Please use this identifier to cite or link to this item: https://scholarbank.nus.edu.sg/handle/10635/219905
Title: INTENSE-CITY : MAXIMIZING SINGAPORE ECONOMIC CAPACITY THROUGH CONTAINERIZATION OF BUSINESS
Authors: TUA JIA MEI
Keywords: Design Track
Thesis
2010/2011 DT
Tsuto Sakamoto
Architecture
Issue Date: 21-Jun-2011
Citation: TUA JIA MEI (2011-06-21). INTENSE-CITY : MAXIMIZING SINGAPORE ECONOMIC CAPACITY THROUGH CONTAINERIZATION OF BUSINESS. ScholarBank@NUS Repository.
Abstract: The urban form of Singapore is ever changing as a reciprocal reaction to the growth and development of economy. The thesis identifies tourism as a program that propagates the change in the urban fabric, and proposes a mini city that intensifies the cultural and economic experience that is built on upon a series of tourism related events. Tanjong Pagar Port Terminal, located in between Marina Bay Financial district and Sentosa Island, seems to be the perfect gateway that is to be redeveloped as a tourist lifestyle hub. Currently the world busiest container yard, Tanjong Pagar Port Terminal represents the epitome of transaction of mass consumption and flow of goods. It is a representation of Singapore, thriving on the global image of the ever changing city, is a city that is highly consumable and transformable. The power of mass aggregation and consumption activities constantly reinvent themselves in the act of tourism, all purposely constructed for eventful activities. This thesis envisions an urban project which is short lived and instantaneously generated through economic impact. Designed as a temporary tourist gateway that focuses on leisure, business, medical and educational tourism, this project provides facilities and infrastructures that act as an interface of touristic- consumerism. Each container is a prototype of disposable and replaceable commercialization of space that is exclusively determined by the events occurring on site. Relying on strong media campaigns, advertising and public events, business opportunities are intensified and continuously changed with each container module being readily substituted.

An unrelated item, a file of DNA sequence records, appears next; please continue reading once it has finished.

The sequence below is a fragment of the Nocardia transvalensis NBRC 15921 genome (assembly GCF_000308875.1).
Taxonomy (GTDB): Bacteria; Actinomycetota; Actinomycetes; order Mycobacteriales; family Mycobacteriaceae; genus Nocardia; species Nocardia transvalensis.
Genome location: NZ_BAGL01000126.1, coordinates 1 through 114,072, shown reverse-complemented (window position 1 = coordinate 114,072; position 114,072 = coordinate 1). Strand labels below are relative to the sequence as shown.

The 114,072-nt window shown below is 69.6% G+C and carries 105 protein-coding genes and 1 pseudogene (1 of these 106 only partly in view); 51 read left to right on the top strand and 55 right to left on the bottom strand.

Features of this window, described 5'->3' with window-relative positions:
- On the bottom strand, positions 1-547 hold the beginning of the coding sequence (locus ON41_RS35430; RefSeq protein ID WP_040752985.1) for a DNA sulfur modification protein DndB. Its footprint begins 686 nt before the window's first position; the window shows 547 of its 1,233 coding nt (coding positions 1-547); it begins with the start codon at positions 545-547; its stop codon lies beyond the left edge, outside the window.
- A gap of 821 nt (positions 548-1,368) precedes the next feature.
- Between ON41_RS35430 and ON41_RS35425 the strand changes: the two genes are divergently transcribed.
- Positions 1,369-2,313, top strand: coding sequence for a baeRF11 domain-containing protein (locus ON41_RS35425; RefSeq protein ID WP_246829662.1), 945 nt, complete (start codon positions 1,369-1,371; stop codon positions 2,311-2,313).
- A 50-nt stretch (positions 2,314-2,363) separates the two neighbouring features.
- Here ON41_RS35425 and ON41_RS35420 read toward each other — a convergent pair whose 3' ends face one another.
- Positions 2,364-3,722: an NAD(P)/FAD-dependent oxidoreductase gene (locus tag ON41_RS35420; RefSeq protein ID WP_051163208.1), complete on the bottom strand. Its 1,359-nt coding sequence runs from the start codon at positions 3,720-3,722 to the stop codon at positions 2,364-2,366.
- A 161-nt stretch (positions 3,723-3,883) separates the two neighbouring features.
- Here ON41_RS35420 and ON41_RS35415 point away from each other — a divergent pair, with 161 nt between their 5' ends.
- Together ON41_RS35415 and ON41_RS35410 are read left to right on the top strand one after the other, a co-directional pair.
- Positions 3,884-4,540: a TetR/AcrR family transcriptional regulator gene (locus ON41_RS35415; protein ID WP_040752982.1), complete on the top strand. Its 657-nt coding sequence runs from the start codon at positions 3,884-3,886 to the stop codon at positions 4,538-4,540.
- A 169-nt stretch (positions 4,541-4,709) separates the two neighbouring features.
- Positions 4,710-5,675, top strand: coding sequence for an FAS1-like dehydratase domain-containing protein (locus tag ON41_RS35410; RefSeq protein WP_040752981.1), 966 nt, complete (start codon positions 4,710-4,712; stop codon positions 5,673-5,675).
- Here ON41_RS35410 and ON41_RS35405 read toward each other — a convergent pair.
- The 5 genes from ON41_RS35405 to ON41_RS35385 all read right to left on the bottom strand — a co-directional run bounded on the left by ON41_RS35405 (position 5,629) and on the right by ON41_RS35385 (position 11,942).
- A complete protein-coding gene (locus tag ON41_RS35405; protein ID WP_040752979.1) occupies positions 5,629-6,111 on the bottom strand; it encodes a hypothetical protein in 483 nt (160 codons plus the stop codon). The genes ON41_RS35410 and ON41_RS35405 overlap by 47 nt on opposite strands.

URI: https://scholarbank.nus.edu.sg/handle/10635/219905
Appears in Collections:Master's Theses (Restricted)

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